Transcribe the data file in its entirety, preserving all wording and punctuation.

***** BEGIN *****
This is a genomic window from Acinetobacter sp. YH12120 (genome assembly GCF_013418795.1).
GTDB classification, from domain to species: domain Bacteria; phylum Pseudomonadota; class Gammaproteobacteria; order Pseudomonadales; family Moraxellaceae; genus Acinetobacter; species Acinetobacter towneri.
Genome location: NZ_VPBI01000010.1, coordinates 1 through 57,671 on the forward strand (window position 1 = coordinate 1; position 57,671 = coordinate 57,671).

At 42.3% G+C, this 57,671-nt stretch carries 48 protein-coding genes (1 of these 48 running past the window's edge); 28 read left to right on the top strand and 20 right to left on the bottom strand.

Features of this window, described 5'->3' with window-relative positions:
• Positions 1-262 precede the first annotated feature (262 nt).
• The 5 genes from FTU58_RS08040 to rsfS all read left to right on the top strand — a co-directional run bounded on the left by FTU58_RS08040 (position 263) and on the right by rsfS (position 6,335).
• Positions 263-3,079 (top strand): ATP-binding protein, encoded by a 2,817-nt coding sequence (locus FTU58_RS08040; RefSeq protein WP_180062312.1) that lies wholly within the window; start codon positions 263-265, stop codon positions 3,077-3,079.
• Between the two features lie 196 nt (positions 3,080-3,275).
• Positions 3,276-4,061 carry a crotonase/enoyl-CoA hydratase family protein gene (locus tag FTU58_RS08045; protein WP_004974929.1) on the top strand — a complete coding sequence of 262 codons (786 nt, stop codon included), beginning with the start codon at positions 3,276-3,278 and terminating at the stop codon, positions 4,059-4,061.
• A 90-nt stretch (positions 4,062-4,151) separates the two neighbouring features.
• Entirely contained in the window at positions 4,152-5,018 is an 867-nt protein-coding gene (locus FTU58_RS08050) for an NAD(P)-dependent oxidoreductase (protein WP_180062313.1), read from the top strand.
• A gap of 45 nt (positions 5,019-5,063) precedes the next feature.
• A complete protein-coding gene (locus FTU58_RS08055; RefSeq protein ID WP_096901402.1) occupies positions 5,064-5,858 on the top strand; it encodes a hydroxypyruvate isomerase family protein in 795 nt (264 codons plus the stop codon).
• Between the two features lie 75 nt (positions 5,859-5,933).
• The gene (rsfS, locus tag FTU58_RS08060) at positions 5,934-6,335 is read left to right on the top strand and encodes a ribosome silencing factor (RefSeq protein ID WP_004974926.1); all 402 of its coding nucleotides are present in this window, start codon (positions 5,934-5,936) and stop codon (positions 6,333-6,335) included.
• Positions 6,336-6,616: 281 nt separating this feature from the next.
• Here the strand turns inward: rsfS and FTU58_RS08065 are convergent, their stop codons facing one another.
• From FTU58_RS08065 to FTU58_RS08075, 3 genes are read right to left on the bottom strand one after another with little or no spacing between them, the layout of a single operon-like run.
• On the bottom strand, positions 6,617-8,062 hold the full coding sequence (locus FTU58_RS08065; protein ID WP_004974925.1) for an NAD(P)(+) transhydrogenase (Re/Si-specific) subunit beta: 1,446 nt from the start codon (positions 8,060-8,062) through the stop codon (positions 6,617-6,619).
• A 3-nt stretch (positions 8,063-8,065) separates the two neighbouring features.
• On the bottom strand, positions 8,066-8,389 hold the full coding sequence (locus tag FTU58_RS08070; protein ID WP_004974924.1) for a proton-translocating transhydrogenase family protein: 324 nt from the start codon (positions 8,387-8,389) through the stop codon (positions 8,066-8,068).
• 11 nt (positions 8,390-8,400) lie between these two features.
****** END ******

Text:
This is a genomic window from Acinetobacter sp. YH12120 (genome assembly GCF_013418795.1).
GTDB classification, from domain to species: domain Bacteria; phylum Pseudomonadota; class Gammaproteobacteria; order Pseudomonadales; family Moraxellaceae; genus Acinetobacter; species Acinetobacter towneri.
Genome location: NZ_VPBI01000010.1, coordinates 1 through 57,671 on the forward strand (window position 1 = coordinate 1; position 57,671 = coordinate 57,671).

At 42.3% G+C, this 57,671-nt stretch carries 48 protein-coding genes (1 of these 48 running past the window's edge); 28 read left to right on the top strand and 20 right to left on the bottom strand.

Features of this window, described 5'->3' with window-relative positions:
• Positions 1-262 precede the first annotated feature (262 nt).
• The 5 genes from FTU58_RS08040 to rsfS all read left to right on the top strand — a co-directional run bounded on the left by FTU58_RS08040 (position 263) and on the right by rsfS (position 6,335).
• Positions 263-3,079 (top strand): ATP-binding protein, encoded by a 2,817-nt coding sequence (locus FTU58_RS08040; RefSeq protein WP_180062312.1) that lies wholly within the window; start codon positions 263-265, stop codon positions 3,077-3,079.
• Between the two features lie 196 nt (positions 3,080-3,275).
• Positions 3,276-4,061 carry a crotonase/enoyl-CoA hydratase family protein gene (locus tag FTU58_RS08045; protein WP_004974929.1) on the top strand — a complete coding sequence of 262 codons (786 nt, stop codon included), beginning with the start codon at positions 3,276-3,278 and terminating at the stop codon, positions 4,059-4,061.
• A 90-nt stretch (positions 4,062-4,151) separates the two neighbouring features.
• Entirely contained in the window at positions 4,152-5,018 is an 867-nt protein-coding gene (locus FTU58_RS08050) for an NAD(P)-dependent oxidoreductase (protein WP_180062313.1), read from the top strand.
• A gap of 45 nt (positions 5,019-5,063) precedes the next feature.
• A complete protein-coding gene (locus FTU58_RS08055; RefSeq protein ID WP_096901402.1) occupies positions 5,064-5,858 on the top strand; it encodes a hydroxypyruvate isomerase family protein in 795 nt (264 codons plus the stop codon).
• Between the two features lie 75 nt (positions 5,859-5,933).
• The gene (rsfS, locus tag FTU58_RS08060) at positions 5,934-6,335 is read left to right on the top strand and encodes a ribosome silencing factor (RefSeq protein ID WP_004974926.1); all 402 of its coding nucleotides are present in this window, start codon (positions 5,934-5,936) and stop codon (positions 6,333-6,335) included.
• Positions 6,336-6,616: 281 nt separating this feature from the next.
• Here the strand turns inward: rsfS and FTU58_RS08065 are convergent, their stop codons facing one another.
• From FTU58_RS08065 to FTU58_RS08075, 3 genes are read right to left on the bottom strand one after another with little or no spacing between them, the layout of a single operon-like run.
• On the bottom strand, positions 6,617-8,062 hold the full coding sequence (locus FTU58_RS08065; protein ID WP_004974925.1) for an NAD(P)(+) transhydrogenase (Re/Si-specific) subunit beta: 1,446 nt from the start codon (positions 8,060-8,062) through the stop codon (positions 6,617-6,619).
• A 3-nt stretch (positions 8,063-8,065) separates the two neighbouring features.
• On the bottom strand, positions 8,066-8,389 hold the full coding sequence (locus tag FTU58_RS08070; protein ID WP_004974924.1) for a proton-translocating transhydrogenase family protein: 324 nt from the start codon (positions 8,387-8,389) through the stop codon (positions 8,066-8,068).
• 11 nt (positions 8,390-8,400) lie between these two features.